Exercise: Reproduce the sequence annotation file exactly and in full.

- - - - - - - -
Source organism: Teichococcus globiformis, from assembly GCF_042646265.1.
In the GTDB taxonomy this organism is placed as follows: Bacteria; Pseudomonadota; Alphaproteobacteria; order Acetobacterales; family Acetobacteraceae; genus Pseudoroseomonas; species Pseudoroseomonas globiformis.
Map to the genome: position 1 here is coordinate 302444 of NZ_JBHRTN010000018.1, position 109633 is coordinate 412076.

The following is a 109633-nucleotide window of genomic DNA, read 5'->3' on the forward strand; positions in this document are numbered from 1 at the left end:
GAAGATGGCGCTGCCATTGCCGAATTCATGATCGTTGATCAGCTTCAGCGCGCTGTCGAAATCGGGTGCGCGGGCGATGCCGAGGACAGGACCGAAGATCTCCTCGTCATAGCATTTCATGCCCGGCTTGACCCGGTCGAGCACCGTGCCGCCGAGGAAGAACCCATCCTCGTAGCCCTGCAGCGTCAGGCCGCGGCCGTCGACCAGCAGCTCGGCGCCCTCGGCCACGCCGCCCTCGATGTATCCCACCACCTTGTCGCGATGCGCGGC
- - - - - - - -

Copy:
Source organism: Teichococcus globiformis, from assembly GCF_042646265.1.
In the GTDB taxonomy this organism is placed as follows: Bacteria; Pseudomonadota; Alphaproteobacteria; order Acetobacterales; family Acetobacteraceae; genus Pseudoroseomonas; species Pseudoroseomonas globiformis.
Map to the genome: position 1 here is coordinate 302444 of NZ_JBHRTN010000018.1, position 109633 is coordinate 412076.

The following is a 109633-nucleotide window of genomic DNA, read 5'->3' on the forward strand; positions in this document are numbered from 1 at the left end:
GAAGATGGCGCTGCCATTGCCGAATTCATGATCGTTGATCAGCTTCAGCGCGCTGTCGAAATCGGGTGCGCGGGCGATGCCGAGGACAGGACCGAAGATCTCCTCGTCATAGCATTTCATGCCCGGCTTGACCCGGTCGAGCACCGTGCCGCCGAGGAAGAACCCATCCTCGTAGCCCTGCAGCGTCAGGCCGCGGCCGTCGACCAGCAGCTCGGCGCCCTCGGCCACGCCGCCCTCGATGTATCCCACCACCTTGTCGCGATGCGCGGC